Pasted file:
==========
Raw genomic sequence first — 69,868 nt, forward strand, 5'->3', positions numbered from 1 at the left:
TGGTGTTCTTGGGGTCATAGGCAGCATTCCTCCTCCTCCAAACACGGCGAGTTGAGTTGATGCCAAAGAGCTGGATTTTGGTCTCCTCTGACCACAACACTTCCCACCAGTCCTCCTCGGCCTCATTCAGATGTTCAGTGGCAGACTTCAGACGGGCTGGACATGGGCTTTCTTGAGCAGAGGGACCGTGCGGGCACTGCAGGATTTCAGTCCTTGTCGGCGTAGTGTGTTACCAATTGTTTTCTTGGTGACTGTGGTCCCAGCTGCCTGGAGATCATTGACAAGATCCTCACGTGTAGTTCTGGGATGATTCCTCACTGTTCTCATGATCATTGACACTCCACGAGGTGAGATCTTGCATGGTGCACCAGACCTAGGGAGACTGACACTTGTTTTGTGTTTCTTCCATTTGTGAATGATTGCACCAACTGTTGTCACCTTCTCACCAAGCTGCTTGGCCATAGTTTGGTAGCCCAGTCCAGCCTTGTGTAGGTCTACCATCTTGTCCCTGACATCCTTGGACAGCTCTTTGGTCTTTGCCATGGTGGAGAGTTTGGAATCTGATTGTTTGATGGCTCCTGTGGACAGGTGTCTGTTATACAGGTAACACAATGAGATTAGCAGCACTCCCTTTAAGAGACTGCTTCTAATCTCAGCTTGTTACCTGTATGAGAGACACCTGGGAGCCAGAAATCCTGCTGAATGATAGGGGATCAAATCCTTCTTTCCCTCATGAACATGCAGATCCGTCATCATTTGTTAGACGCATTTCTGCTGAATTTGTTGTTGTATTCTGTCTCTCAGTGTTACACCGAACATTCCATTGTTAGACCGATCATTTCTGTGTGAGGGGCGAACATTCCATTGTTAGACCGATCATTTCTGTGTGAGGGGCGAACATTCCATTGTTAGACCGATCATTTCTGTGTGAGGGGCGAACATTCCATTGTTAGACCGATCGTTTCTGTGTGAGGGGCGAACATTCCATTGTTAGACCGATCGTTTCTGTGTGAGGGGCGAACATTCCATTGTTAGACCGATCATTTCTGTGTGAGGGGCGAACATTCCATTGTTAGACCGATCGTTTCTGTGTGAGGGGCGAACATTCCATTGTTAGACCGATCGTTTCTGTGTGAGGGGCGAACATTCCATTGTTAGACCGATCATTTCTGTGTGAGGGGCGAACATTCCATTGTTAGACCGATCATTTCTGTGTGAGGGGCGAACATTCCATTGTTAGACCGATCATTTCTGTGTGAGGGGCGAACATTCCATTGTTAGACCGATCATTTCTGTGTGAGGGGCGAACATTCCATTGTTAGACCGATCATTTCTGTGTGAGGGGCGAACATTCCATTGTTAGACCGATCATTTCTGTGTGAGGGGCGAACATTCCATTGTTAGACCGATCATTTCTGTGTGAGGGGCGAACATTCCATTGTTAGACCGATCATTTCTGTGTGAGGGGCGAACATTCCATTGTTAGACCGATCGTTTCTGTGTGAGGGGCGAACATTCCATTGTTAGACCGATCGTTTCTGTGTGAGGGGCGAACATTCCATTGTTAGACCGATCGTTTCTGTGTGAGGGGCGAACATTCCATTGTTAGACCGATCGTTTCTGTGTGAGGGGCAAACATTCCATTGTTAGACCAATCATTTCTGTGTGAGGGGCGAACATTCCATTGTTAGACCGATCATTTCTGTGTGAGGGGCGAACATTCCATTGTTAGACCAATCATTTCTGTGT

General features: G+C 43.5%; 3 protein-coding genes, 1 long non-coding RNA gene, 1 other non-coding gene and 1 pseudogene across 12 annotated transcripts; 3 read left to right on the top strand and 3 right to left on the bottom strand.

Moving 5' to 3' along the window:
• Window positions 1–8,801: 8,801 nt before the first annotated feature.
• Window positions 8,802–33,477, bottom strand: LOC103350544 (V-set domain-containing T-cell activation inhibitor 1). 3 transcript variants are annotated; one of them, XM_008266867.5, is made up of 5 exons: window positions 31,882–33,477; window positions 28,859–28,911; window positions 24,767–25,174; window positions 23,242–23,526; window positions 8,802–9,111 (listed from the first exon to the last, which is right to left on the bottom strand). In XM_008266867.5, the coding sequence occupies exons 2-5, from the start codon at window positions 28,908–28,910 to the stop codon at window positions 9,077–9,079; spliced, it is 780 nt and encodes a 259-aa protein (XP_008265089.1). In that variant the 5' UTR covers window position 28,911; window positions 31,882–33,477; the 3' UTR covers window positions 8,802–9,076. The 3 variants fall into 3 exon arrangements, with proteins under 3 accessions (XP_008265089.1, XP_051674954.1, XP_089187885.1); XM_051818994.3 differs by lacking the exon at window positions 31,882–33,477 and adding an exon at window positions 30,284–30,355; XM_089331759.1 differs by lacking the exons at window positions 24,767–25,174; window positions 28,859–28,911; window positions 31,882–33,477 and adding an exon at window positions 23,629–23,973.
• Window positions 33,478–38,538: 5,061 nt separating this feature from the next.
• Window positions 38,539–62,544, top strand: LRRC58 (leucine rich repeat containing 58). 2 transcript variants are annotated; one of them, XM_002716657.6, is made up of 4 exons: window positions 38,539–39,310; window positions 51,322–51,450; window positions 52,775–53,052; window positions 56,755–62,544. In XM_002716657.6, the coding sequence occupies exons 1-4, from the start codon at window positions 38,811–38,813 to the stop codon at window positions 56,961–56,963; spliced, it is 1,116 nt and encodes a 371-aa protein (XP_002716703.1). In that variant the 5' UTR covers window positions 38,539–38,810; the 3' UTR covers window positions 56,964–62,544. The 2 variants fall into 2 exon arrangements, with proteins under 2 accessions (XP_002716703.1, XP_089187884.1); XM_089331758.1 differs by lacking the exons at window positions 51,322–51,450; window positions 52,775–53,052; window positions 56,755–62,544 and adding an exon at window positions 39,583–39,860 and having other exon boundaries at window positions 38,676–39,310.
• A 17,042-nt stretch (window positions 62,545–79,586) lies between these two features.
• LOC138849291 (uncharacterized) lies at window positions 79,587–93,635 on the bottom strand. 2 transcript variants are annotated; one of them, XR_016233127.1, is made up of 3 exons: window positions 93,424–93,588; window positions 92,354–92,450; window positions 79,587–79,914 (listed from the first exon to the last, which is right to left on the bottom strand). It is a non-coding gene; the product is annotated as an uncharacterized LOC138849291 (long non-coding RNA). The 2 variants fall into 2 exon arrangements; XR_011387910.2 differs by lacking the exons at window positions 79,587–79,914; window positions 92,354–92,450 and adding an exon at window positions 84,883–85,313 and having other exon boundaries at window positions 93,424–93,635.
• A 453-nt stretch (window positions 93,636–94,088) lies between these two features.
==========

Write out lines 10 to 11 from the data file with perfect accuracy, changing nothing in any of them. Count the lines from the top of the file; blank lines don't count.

• LOC138849291 (uncharacterized) lies at window positions 79,587–93,635 on the bottom strand. 2 transcript variants are annotated; one of them, XR_016233127.1, is made up of 3 exons: window positions 93,424–93,588; window positions 92,354–92,450; window positions 79,587–79,914 (listed from the first exon to the last, which is right to left on the bottom strand). It is a non-coding gene; the product is annotated as an uncharacterized LOC138849291 (long non-coding RNA). The 2 variants fall into 2 exon arrangements; XR_011387910.2 differs by lacking the exons at window positions 79,587–79,914; window positions 92,354–92,450 and adding an exon at window positions 84,883–85,313 and having other exon boundaries at window positions 93,424–93,635.
• A 453-nt stretch (window positions 93,636–94,088) lies between these two features.